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Booster-shot target facing data setback

Pfizer on track, but agencies await more Moderna figures by Compiled Democrat-Gazette Staff From Wire Reports | September 4, 2021 at 4:58 a.m.
Vials of the Pfizer-BioNTech covid-19 vaccine roll out for packaging in March at the company’s facility in Puurs, Belgium. Pfizer is still expected to be approved for a third dose by Sept. 20. (AP/Pfizer)

WASHINGTON -- President Joe Biden's plans to start delivery of booster shots by Sept. 20 for most Americans who received covid-19 vaccines are facing new complications that could delay the availability of third doses for those who got the Moderna vaccine, administration officials said Friday.

Biden announced last month that the administration was planning for boosters to be available to all Americans who received mRNA vaccines in an effort to provide more enduring protection against the coronavirus, pending approvals from the Centers for Disease Control and Prevention and the Food and Drug Administration.

Those agencies, though, are awaiting critical data before signing off on the third doses, with Moderna's vaccine increasingly seen as unlikely to make it by Sept. 20.

According to one official, Moderna produced inadequate data for the FDA and CDC to recommend a third dose and the FDA has requested additional data that is likely to delay those boosters into October.

Pfizer, which is further along in the review process, in part because of data collected from the vaccine's use in Israel, is still expected to be approved for a third dose for all by Sept. 20. A key FDA panel is to review Pfizer's data Sept. 17.

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Data for boosters on Johnson & Johnson's single-dose vaccine won't be available for months, as that shot wasn't approved until February, officials said.

Dr. Janet Woodcock, acting FDA commissioner, and CDC Director Dr. Rochelle Walensky briefed White House covid-19 coordinator Jeff Zients and other officials about the expected Moderna delay Thursday, officials said.

Most of the 206 million Americans at least partially vaccinated received the Pfizer shot, but about 80 million received the Moderna vaccine, according to CDC data.

The administration's public pronouncement about booster availability, a break from the more deliberate and behind-the-scenes planning that defined its early vaccination campaign, sparked concerns from some that the White House was getting ahead of the science on boosters.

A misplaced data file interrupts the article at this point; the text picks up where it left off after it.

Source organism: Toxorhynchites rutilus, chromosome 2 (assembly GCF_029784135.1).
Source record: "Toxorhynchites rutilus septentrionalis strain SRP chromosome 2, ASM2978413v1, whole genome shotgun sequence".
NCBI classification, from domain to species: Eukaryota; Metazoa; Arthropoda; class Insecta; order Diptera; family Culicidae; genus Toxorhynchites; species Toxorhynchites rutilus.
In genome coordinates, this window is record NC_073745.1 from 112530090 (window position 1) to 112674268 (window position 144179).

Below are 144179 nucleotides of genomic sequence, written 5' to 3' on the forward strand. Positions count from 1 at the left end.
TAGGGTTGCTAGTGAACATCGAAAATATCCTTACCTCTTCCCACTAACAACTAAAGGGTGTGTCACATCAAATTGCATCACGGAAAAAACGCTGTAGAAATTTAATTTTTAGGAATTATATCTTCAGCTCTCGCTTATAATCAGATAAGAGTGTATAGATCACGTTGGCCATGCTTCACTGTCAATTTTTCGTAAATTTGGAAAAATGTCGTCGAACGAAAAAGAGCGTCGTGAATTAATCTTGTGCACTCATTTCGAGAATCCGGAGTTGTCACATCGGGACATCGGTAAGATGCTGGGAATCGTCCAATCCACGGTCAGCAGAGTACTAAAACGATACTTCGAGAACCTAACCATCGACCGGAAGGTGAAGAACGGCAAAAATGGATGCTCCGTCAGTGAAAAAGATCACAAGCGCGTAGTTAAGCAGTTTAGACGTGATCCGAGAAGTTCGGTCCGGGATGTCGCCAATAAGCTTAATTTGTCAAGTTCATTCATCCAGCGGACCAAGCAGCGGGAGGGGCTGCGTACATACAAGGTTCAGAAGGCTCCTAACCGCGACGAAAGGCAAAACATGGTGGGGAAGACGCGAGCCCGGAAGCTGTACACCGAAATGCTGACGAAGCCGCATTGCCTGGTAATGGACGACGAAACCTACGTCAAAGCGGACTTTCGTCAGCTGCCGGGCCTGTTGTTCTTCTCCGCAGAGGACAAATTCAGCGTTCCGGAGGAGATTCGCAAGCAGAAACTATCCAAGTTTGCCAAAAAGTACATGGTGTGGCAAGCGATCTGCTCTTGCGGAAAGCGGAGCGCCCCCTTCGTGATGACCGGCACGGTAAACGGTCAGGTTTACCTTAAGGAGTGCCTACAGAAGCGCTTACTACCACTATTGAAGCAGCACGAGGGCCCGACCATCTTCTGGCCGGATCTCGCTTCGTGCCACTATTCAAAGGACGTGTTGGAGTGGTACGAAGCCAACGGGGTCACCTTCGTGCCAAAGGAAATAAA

"The announcement in August kinda jumped the gun," said Dr. Stephen Ostroff, former acting FDA commissioner during the administration of President Barack Obama. "They needed to say something, but they could have just said, 'We're working on boosters, more to come.'"

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The White House said it was merely preparing for the boosters' eventual approval, and that the reviews were "all part of a process that is now underway."

"We are awaiting a full review and approval by the FDA and a recommendation by the ACIP," said White House spokesman Chris Meagher, referring to the CDC's Advisory Committee on Immunization Practices. "When that approval and recommendation are made, we will be ready to implement the plan our nation's top doctors developed so that we are staying ahead of this virus."

The administration had been preparing for months for the possibility that boosters would be required, maintaining America's supply of doses and devising promotion plans with the same intensity that it brought to the initial vaccination campaign, Zients told reporters Thursday.

Biden on Aug. 18 touted boosters as a protection against the highly transmissible delta variant, which is raging across the country and slowing the economic recovery from the pandemic, as well as potential variants to come.

Dr. Anthony Fauci, the nation's top infectious-disease expert, has become a champion of the booster campaign. He told reporters Thursday that he believes it is likely that all Americans will need to get a third dose to be considered fully vaccinated.

A formal determination that a third dose is required for "full vaccination" would have broad implications for schools, businesses and other entities that have implemented shot mandates.


The issue of boosters has been fraught for months, punctuated by fierce debate about whether they are needed and when they should be administered. Critics say the announcement that boosters might be available close to Sept. 20 placed too much pressure on the FDA and the CDC to get their reviews done quickly.

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"I was really relieved to hear that they are going to take more time reviewing the data," said Celine Gounder, an epidemiologist and member of Biden's coronavirus transition task force. "There was some concern that they were jumping the gun for additional doses for the general population." She said there is enough data to justify boosters for "very specific groups, but outside of that there's not really compelling data."

She added: "It's almost like they were treating the anxiety rather than the public health issue."

This week, news broke that two top vaccine officials, including the head of the FDA's vaccine office, would retire this year. Those familiar with the situation said the career officials were frustrated with the White House announcement on boosters, but it is unclear whether that led to their exits.

Other experts argue the federal health agencies were not always as fast as they needed to be considering the urgent need to slow the delta variant. Data has shown vaccines lose some potency over time, while also suggesting booster shots are effective at bolstering the immune response.

Officials involved in last month's booster announcement said that it was the culmination of intensive discussion among top doctors across the administration. The physicians grew increasingly concerned about rising cases, hospitalizations and particularly the growing number of breakthrough infections.